Mansions Now Sit Where Washington's Army Once Camped

Curbed

Two hundred and thirty five years ago tonight, the Continental Army, commanded by General George Washington, set up camp at Valley Forge, Pa. for a brutal winter encampment that would claim the lives of more than 2,500 men. The soliders, poorly equipped for the unusually cold winter, shivered under log huts, with up to two thirds lacking footwear. Still, despite legions of desertions and deaths, the Continental Army emerged from the winter prepared to track down the British army. No such feats of fortitude are required in Valley Forge today. It's now set just north of the upscale bedroom communities of Philadelphia's Main Line. The existing compound on this historic gentleman's farm in nearby Berwyn might date to the 1770s, but has been updated and expanded to a luxurious standard. The main house has five bedrooms, four bathrooms, five fireplaces, along with formal living and dining rooms. The historic "spring house" has been "converted into an 'authentic pub' with home theater, gas fireplace and full bath," while the "coach house" could be converted into a pool house. There's also a 9,000-square-foot barn, said to be one of the oldest in the state. All of this is located on land once owned by Pennsylvania's founder, William Penn, and is currently listed for $1.25M.

↑ Located just a mile northwest of the Valley Forge National Historical Park, this ivy-covered brick mansion, built in 1929, provides a level of sophisticated luxury that would be completely foreign to Washington's troops. The French Norman manse, designed by notable local architects Mellor & Meigs, houses seven bedrooms and seven baths, spread over nearly 9,000 square feet. It is currently listed for $2M.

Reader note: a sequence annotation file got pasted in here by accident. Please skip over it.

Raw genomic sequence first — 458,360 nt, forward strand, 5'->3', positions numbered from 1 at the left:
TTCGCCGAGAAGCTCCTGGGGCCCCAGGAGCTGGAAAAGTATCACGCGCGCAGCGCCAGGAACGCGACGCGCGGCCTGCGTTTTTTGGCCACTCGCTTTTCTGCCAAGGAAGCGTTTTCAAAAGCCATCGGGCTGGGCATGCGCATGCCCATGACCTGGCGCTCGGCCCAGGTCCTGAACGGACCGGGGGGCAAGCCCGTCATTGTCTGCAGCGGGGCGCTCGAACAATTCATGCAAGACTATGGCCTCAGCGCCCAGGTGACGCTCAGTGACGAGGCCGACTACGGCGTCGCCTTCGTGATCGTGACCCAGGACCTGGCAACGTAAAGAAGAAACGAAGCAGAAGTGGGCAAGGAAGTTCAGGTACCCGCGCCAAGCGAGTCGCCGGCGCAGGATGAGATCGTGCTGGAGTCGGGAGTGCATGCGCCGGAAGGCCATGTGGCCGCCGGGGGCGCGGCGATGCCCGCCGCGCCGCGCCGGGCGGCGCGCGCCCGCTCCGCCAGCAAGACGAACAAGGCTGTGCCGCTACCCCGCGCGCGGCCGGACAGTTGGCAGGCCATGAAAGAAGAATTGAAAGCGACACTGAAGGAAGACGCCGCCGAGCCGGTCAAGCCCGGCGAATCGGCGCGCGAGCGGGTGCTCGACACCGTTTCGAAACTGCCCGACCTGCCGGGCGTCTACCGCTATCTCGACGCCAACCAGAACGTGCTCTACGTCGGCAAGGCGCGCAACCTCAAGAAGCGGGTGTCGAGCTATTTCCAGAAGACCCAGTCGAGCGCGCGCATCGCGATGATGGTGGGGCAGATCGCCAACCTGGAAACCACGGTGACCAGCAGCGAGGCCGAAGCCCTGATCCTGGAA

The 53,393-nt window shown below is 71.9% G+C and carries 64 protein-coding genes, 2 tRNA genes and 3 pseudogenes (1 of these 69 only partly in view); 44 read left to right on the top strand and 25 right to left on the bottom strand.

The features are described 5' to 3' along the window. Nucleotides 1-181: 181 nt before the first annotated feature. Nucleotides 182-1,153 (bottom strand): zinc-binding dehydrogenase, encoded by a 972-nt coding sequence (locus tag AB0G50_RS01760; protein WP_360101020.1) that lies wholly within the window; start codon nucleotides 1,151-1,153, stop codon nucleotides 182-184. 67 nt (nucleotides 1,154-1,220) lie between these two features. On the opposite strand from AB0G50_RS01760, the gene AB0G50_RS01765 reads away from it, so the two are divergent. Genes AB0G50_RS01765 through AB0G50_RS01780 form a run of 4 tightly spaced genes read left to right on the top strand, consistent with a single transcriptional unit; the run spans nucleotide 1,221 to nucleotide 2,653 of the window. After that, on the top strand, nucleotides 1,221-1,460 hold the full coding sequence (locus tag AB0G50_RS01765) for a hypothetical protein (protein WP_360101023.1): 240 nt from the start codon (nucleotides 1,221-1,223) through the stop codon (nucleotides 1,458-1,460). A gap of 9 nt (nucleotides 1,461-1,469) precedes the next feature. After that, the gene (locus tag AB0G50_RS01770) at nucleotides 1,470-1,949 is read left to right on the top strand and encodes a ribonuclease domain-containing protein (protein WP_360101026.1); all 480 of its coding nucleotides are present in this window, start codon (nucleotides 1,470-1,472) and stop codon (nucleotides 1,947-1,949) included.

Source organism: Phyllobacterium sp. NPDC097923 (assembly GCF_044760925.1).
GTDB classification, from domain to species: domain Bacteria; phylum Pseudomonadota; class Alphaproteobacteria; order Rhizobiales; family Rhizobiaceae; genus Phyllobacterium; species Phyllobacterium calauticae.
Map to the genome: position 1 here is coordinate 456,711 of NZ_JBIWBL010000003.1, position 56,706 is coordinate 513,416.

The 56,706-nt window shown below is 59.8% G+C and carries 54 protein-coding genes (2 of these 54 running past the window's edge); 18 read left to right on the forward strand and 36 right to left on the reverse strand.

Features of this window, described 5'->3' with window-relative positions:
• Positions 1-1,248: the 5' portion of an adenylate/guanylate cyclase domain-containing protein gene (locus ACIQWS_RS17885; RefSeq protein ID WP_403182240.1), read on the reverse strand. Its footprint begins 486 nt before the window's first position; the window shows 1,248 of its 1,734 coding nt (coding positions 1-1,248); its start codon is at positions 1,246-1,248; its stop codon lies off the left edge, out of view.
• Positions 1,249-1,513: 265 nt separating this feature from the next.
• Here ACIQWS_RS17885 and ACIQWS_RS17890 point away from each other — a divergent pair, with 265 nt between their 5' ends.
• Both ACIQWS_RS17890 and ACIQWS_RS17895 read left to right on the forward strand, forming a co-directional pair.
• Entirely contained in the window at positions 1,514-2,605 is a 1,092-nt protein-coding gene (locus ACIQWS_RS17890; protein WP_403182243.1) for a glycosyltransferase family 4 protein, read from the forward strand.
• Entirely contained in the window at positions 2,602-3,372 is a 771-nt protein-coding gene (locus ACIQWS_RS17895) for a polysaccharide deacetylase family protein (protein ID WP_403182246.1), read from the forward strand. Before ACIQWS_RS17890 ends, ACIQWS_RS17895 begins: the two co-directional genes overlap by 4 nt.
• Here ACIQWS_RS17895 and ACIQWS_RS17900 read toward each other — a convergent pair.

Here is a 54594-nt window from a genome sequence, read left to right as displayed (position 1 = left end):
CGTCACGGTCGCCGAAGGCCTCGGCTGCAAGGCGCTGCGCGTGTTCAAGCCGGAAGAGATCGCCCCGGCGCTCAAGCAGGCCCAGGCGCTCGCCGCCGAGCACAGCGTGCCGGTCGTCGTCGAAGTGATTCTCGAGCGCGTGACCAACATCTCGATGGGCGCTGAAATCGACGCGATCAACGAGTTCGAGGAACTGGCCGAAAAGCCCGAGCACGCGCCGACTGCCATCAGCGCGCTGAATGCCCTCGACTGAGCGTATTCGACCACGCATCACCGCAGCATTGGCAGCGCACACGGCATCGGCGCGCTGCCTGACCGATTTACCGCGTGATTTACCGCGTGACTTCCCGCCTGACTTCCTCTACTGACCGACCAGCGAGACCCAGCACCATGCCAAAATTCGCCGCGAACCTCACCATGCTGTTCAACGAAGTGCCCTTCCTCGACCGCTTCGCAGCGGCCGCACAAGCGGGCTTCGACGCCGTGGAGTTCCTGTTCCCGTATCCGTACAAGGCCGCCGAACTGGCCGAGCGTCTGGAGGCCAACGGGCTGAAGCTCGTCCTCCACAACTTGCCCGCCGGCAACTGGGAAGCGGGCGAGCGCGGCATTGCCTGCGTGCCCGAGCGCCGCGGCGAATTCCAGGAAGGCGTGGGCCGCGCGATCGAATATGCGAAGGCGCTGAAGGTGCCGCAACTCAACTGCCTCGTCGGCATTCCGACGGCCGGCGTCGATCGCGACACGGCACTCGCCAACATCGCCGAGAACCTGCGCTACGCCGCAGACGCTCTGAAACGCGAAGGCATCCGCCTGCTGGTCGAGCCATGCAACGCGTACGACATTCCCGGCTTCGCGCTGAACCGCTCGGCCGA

↑ Secluded on 10 private acres in nearby Malvern, this low-slung stone sprawler was built in 1930, but has more recently been expanded to 5,600 square feet. Over the years, the original wood paneling and floors have been preserved, while the kitchen has been updated and entire walls removed to afford better views of the surrounding countryside. Listed for $2.95M, the six-bedroom, six-bath house is joined on the estate by a "pool, tennis court, and stable."



↑ One of the rare properties that actually borders the National Historical Site, this 1.7-acre Malvern property features a Colonial-inspired house, completed in 1989, that adequately emulates the period homes in the area, with a "cedar roof, tall baseboards, raised panel doors and Baldwin Brass hardware." That's not to say that there aren't some thoroughly modern features on this four-bed, four-bath property, like a four-car "collectors garage fitted with lifts, heating system, custom lighting, compressed air and tile floor." The hillside abode is currently asking $990K.



↑ This final house is hardly a mansion, but it was built way back in the 1760s, and probably would have seemed like a palace to many of Washington's beleaguered men. Measuring some 4,900 square feet, the thatch-roofed structure is currently in a state of zoning limbo, and could be used for either residential or commercial purposes. Best of all, it's the cheapest on this list, listed for $484K.

· 1405 Duportail Rd [Zillow]
· Upper Stream Farm [Long & Foster]
· 1422 Tullamore Lane [Zillow]
· 1510 Le Boutillier Road [Zillow]
· 2045 General Alexander Dr [Zillow]
· 1243 Valley Forge Rd [Zillow]

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